Angel (Don Stroud) appreciates his life as a biker, but recently has been feeling listless. Today at a fairground he and his fellow gang members have been fighting with rivals, and they manage to crack a few heads and throw many punches before the cops show up to chase them off the rides, but as he and the leader Pilot (Larry Bishop) are seeking brief refuge in a steam locomotive, Angel admits to his old friend that he has a yearning to strike out on his own, seeking the open road and wherever the day takes him. Pilot acknowledges his feelings, and lets him go, but soon after some time traveling Angel winds up in Arizona and finds trouble...
Biker movies had been around before Easy Rider - the two lead characters in that were not Hell's Angels - but afterwards there was something different about many of them, something more, shall we say, philosophical? The tagline to the Dennis Hopper movie about going looking for America and not finding it anywhere was very relevant to a genre which picked apart the modern malaise the country was suffering what with the sixties turning into the seventies with all the old problems and no new solutions, so it was apt that Angel here should be stumbling across a way to feed his spirit as much as he was sating his appetite for the great outdoors. So it is that he finds a commune and settles in.
But there are problems, in a manner which anticipated the soon to be released Billy Jack, the movie where Tom Laughlin sets about applying his boot to the heads of rednecks to save another of those hippy collectives. The same applied to Angel's new pals, a peace-loving bunch led by Jonathan Tremaine (Luke Askew) who live off the land and wish to do nothing but exist in back to nature contentment. Obviously this not bothering anyone and sustaining a pacifist, live and let live outlook sends their neighbours into a bloodthirsty rage, and before long the flower children are being thoroughly victimised, often by the rednecks showing up in dune buggies (did the production get a discount on these or something?) and threatening the mildmannered folks.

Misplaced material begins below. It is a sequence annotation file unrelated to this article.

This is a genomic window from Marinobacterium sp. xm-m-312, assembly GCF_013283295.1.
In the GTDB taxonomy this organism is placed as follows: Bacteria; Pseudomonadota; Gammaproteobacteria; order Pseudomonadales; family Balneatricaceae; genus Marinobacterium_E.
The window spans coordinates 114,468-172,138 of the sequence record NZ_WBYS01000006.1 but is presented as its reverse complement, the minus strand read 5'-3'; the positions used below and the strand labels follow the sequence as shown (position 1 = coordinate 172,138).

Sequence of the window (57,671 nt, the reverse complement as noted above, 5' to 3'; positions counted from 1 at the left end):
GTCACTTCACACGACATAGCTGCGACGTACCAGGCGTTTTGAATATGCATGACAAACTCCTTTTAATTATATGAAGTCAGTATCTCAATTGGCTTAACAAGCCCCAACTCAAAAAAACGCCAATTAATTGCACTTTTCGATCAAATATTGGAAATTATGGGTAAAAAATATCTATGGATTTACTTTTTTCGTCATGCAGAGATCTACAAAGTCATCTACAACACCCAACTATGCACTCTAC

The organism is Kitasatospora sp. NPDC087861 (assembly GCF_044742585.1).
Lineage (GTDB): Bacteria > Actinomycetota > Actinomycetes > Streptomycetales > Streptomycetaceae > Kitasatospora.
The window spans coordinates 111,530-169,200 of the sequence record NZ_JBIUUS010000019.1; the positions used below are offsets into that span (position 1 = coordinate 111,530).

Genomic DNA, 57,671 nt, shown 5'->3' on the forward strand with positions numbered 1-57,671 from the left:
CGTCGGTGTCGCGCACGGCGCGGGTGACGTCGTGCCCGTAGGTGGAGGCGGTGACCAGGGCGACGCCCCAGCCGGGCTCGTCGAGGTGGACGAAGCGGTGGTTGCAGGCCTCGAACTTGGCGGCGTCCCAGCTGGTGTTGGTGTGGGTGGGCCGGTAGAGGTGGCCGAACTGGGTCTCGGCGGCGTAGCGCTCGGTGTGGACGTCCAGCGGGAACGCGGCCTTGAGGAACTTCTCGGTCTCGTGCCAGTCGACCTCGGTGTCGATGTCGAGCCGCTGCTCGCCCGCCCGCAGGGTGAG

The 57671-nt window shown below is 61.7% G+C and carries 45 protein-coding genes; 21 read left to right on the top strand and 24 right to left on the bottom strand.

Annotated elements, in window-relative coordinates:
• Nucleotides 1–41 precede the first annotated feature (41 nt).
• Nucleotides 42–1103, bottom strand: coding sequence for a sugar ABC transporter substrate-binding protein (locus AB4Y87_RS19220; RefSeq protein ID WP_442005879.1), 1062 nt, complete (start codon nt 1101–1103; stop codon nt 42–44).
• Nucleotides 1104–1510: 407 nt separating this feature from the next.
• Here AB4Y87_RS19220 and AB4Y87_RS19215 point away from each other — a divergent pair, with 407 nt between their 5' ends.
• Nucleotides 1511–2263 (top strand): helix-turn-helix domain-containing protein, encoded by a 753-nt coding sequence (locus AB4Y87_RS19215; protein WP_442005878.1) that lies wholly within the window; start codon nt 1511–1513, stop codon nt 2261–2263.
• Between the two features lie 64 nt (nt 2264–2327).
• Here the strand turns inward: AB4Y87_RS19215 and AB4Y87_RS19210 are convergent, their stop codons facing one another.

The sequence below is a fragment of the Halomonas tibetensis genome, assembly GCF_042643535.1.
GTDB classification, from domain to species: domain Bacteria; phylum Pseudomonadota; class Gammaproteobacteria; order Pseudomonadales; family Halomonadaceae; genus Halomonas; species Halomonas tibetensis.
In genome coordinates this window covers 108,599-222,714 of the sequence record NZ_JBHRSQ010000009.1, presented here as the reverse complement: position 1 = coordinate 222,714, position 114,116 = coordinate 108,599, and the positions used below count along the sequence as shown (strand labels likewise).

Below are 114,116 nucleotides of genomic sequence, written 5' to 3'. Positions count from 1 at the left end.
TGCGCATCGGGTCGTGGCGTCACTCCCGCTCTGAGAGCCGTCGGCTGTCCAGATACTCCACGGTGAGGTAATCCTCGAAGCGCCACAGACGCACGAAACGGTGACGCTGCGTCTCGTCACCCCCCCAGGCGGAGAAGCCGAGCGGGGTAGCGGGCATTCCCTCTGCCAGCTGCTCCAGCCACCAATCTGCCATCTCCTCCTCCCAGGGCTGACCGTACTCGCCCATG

Things don't get any better when Angel, in defending himself from being charged by a buggy, fends it off with a pitchfork and stabs one of the aggressors. Naturally he and his band don't regard this as their own fault and offer a sinister ultimatum: the hippies have a few days before they return, and if the commune haven't packed their bags and left by then, they're going to be forced out with violence. Now, the only person with a capacity for defending them is Angel, but he doesn't brush up on his hapkido and set about the bad guys as Billy Jack would, he goes off and fetches the members of his old gang who take a lot of persuading, but finally agree to assist in the defence of the farm. What could possibly go wrong? Aside from hippies and bikers mixing like oil and water?
For a start, the bikers get bored very quickly and turn their noses up at the alfalfa diet offered. What they much prefer are the chocolate chip cookies the old Indian (Pedro Regas), simply known as Injun (sensitive types, these hippies), bakes in his oven containing a special ingredient to make the partaker high, and the bikers obsess over grabbing that ingredient for their own personal use, to the point they forget what they were there for in the first place. That's an interesting development, but Angel Unchained was so dolefully sincere that even the well-staged action, and there was a fair bit of it, was left in the shadow of the pleas for social tolerance and a statement that some folks just were never going to get along while there was all sorts of prejudice in this cruel world. Summing that up was Angel's new lady friend Merilee, played by Tyne Daly over a decade before Cagney and Lacey made her a TV star, bringing strained gravitas to the role, while star spotters would like to see a pre-DeliveranceBill McKinney as a biker and Aldo Ray as the too laidback Sheriff. Music (lots of samey songs) by Randy Sparks.